Taking your digital camera along for a trek in the tundra or through the woods allows you to capture all the wonders and visions that being outdoors can offer.
Yukon has some of the most pristine wilderness areas anywhere on Earth. However, taking advantage of the opportunity to visit it carries some responsibilities.
You are responsible to preserve the unspoiled nature of the boreal forest and watersheds. Be a good steward of the wilderness so it’s not ruined for those who follow you.
The arctic tundra is a sensitive biosphere that took millennia to create and may take decades to recover from even minor damage.
Be attentive – watch where you tread as you make your way over its gentle surface and delicate flora. You will find tiny plants, flowers and succulents beneath you if you look closely.
Do your best to stay on existing trails and paths, as not to cause injury. If you are using a motorized vehicle, such as an ATV, it is imperative that you not leave existing routes.
When traveling through the region in a group, walk single-file rather than spreading out over the area, in order to minimize damage.
A bonus to this is it will allow you to include people in your photos – or not – as you wish.
Do not remove anything. Take photos of those things you like about the space you are in and leave them for the enjoyment of the next voyageur.
Although it is best not to change anything, sometimes it may seem prudent to move or adjust some object in a scene.
If you decide it really is necessary, have someone gently hold the branch, clump of grass or offending object out of the way so it can be carefully replaced exactly where it was without causing damage.
Avoid moving rocks, stumps or downed trees and logs, as they are home to a multitude of organisms and life-forms that require them just the way they are.
Never litter. Carry everything out that you bring in, leaving only your boot prints and nothing that could interfere with the environment.
If you absolutely must have an open fire, situate it so it won’t destroy underground vegetation and keep it as small as possible. When leaving the site, make sure the fire is completely extinguished and spread the ashes so that little or no trace remains.
Try to leave no suggestion of your visit to the tundra or woods.
Always respect any fences or signs you come across.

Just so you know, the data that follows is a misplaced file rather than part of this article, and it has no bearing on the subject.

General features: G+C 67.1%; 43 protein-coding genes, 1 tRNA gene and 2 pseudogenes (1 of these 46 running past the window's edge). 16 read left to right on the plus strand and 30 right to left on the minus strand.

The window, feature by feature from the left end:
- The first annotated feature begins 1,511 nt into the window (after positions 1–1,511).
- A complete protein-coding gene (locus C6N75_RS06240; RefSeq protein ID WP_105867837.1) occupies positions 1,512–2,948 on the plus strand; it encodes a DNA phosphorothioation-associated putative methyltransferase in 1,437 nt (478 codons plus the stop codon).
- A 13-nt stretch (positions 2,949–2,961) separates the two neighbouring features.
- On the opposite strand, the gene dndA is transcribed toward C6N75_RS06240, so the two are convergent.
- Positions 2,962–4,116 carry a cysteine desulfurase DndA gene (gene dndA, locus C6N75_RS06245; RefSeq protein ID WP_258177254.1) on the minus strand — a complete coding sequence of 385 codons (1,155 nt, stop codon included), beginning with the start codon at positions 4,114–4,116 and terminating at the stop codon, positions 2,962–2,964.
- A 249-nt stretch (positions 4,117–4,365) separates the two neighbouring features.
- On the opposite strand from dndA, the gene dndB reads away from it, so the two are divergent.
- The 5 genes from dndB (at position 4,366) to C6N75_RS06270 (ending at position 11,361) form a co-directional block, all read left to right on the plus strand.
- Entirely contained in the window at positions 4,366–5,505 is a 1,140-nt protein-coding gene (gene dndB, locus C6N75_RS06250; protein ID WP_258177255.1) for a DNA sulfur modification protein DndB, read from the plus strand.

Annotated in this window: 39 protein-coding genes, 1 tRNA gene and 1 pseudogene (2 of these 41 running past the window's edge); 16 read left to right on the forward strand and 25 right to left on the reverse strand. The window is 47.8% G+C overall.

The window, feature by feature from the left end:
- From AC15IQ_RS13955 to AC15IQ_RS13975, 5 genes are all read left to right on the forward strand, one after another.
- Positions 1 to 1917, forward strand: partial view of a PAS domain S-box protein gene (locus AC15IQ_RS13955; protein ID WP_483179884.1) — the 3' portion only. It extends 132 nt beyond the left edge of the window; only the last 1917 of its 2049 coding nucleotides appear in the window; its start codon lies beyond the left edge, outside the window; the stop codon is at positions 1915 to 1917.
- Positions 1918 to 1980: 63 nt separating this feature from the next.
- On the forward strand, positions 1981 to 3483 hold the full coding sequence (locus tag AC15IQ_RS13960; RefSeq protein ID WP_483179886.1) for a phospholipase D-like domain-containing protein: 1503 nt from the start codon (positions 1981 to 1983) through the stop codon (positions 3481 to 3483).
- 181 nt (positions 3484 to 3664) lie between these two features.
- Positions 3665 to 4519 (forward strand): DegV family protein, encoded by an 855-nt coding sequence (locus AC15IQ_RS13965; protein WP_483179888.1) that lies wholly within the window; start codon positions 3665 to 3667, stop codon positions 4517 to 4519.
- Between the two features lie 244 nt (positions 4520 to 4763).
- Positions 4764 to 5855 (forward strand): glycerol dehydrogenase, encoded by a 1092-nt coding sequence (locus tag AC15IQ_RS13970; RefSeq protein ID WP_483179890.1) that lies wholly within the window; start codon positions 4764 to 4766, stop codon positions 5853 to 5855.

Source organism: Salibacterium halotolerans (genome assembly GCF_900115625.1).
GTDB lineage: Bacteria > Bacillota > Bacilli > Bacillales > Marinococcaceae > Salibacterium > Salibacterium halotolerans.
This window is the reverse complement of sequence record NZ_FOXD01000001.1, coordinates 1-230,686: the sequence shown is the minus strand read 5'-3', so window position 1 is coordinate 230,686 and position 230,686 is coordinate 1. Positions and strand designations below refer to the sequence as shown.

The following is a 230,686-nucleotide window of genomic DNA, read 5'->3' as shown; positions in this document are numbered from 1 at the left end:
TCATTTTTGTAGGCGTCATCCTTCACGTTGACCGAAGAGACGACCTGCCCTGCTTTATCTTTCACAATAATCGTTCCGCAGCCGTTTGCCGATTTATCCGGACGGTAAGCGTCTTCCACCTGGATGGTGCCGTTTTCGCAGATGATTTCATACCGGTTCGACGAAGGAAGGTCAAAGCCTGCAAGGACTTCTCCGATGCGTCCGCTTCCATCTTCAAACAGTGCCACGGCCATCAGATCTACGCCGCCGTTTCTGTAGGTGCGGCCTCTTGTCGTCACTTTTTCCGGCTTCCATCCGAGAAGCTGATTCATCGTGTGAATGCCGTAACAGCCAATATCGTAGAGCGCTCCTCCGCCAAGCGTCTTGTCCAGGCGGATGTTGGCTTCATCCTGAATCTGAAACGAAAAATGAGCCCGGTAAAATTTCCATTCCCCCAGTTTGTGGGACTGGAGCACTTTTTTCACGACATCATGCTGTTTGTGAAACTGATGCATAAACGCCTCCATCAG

These could be the boundary of private property or might indicate a particularly sensitive area for either wildlife or wildlife habitat.
If it is private property, ask the owner beforehand for permission to enter.
As a matter of safety, be aware of any signs of wildlife. You are a guest in their home and, as such, ought to respect their need for privacy and safety.
Don’t do things that may frighten wildlife or try to get their attention by causing a disturbance. Yelling, throwing stones or provoking them in some other manner is uncalled for.
Above all, do not feed them or leave food behind.
As you traverse the wilds, make sure you are making enough noise that you will not stumble across wildlife unexpectedly. Surprise may result in attack.
Carry bear spray with you at all times when in the backwoods and practise how to use it.
Bear spray has an expiry date stamped on the can. Once that date has passed, it is possible that the potency of the product may lessen.
Some argue that an expiry date is simply a ploy to sell more product, but you don’t want to find out they are wrong if circumstances require you to use this possible life-saver.
Digital photography is a great way to share your images while causing as little damage to the environment as humanly possible.
Putting photos online is one of the greenest ways to share your experience and vision.
Use rechargeable batteries instead of disposable. Your end cost is minimal and they reduce the amount of waste ending up in the landfill.
Thank you for your consideration when creating your digital photography. Your efforts will help maintain the environment and preserve the scene you visited for others who follow..